It is a beautiful November afternoon. We are on our way to Scarborough Bluffs, one of Toronto’s famous natural attractions that I have heard so much about but never got time to visit. As we drive through the east end, my friend and I listen to Queen and talk about our cell phone obsessed culture and Toronto’s diverse neighbourhoods. My son falls asleep in the back seat. It is a long drive. Sometimes it feels we are in a different city altogether.
We finally turn onto Brimley Road South. It winds its way downhill through the fall-coloured parkland, half of the trees already spot bare branches. We round another turn, and the blue waters of Lake Ontario come into view. I can hear my friend gasp next to me. I must admit that even though I knew the lake was coming at the bottom of the road, this inundation of open space and water is startling.
After a quick snack of spanakopita and our balcony-grown tomatoes, we head towards the Bluffs. We can see them looming up ahead. They remind me of giant sand castles complete with towers and turrets.
After a short walk along some hidden trails and one particularly muddy road, we find ourselves on a small beach, sheer surface of the Bluffs on our right, vast expanse of Lake Ontario on the left. With the swish-swash of the waves and a salty smell in the air, it’s hard to believe we are still in Toronto. Something about this landscape reminds me of the coast of Great Britain or, at least, the image that lives in my head since I’ve never been there. (Interestingly enough when I started researching Scarborough Bluffs for this post, I learned that the Bluffs were named after Scarborough in North Yorkshire by Elizabeth Simcoe, the wife of John Graves Simcoe, the first lieutenant governor of Upper Canada, because they reminded her of the limestone cliffs located in that part of England.)
Sun makes an occasional appearance through the cracks in massive clouds ferried across the sky. At one point, the sky turns an ominous shade of dark blue. It creates opportunities for some dramatic shots, but results in nothing more than a short drizzle. As we try to decide what to do, the rain stops so we continue with our walk. We marvel at the steep wall of pressed sand wondering how it all holds together.
While this landscape looks so un-Toronto-like, traces of civilization are everywhere: a crumbling water pipe sticking out in the middle of the Bluffs, large chunks of concrete in Lake Ontario, an old rusty bicycle propped up against the sandy wall.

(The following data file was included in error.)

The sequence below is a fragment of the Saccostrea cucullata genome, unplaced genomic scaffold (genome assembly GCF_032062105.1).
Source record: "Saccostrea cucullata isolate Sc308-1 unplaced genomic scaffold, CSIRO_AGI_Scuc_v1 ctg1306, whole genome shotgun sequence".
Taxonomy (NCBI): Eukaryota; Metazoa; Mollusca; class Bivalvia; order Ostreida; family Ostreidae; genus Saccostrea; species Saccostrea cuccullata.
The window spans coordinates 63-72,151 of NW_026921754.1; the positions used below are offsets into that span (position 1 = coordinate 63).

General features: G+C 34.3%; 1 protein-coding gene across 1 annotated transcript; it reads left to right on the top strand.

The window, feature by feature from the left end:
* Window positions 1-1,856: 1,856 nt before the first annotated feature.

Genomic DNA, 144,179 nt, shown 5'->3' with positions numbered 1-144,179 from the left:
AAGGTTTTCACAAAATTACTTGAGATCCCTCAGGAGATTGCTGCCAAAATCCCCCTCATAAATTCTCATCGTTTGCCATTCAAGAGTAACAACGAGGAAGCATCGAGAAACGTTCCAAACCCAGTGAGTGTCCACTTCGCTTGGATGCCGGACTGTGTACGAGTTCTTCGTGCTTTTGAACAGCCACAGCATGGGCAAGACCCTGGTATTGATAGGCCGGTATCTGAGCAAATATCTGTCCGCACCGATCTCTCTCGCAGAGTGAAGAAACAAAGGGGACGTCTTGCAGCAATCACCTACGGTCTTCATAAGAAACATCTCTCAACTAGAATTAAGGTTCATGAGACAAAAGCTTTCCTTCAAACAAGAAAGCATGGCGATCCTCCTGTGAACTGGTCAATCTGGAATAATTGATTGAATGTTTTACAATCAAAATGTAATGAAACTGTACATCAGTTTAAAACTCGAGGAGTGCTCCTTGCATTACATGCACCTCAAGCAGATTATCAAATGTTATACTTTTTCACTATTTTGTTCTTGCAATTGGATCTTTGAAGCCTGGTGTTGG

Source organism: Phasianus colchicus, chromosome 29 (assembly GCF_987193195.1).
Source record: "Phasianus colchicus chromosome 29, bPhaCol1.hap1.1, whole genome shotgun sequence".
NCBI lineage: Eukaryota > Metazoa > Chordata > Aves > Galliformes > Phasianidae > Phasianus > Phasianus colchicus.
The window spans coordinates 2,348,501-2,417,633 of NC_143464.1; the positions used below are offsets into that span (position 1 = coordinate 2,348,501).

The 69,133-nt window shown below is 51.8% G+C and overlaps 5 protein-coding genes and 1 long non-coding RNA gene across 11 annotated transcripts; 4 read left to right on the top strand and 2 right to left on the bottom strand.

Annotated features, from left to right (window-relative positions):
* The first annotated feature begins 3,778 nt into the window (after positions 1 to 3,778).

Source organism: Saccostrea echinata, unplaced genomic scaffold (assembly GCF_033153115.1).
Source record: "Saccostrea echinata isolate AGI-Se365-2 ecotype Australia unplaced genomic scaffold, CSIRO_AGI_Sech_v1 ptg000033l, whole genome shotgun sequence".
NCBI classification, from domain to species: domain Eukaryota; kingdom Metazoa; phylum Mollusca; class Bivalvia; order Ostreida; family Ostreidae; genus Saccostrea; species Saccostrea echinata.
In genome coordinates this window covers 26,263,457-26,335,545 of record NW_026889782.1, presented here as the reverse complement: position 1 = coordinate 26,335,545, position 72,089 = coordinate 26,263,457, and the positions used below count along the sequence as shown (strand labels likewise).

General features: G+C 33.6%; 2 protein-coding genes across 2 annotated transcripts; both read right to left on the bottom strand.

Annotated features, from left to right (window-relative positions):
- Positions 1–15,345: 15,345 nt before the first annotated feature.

Eventually we retrace our steps back to the parking lot. My son chooses to walk through the muddiest parts of the road innocently claiming that he didn’t realize how fresh the mud was. By the time we reach the car, most of his pants and shoes are covered in splotches of grey sludge. We laugh at his mostly unsuccessful attempts to scrape off some of the mud, which include crawling on all fours, and conclude that this development significantly limits our choice of eating places later.
We drive back to the top of the Bluffs. There is a railing running along the edge but no one seems to take it seriously, maybe because you can’t really see much from behind it. In spite of numerous warnings about the danger of falling, we see lots of people trying to ‘outselfie’ each other right at the brink of the Bluffs.
We stand quietly for a while taking in the view. There are sandy castles extending both ways. The lake and sky, separated by a thin strip of light, are a study in different shades of blue and seem to go on forever. CN Tower is nowhere to be seen. I have to remind myself again that I am still in Toronto.
Scarborough Bluffs are located in the east part of Toronto and span 15 kilometres along the shoreline of Lake Ontario from the Eastern Beaches in the west to East Point Park in the east. At their highest point, the Bluffs rise 90 metres above the coastline. There are several parks where you can enjoy this incredible geological feature. We visited Bluffer’s Park that provides access to the base of the Bluffs and Scarborough Bluffs Park for views from the top. For more information about Scarborough Bluffs and the parks, visit the City of Toronto website.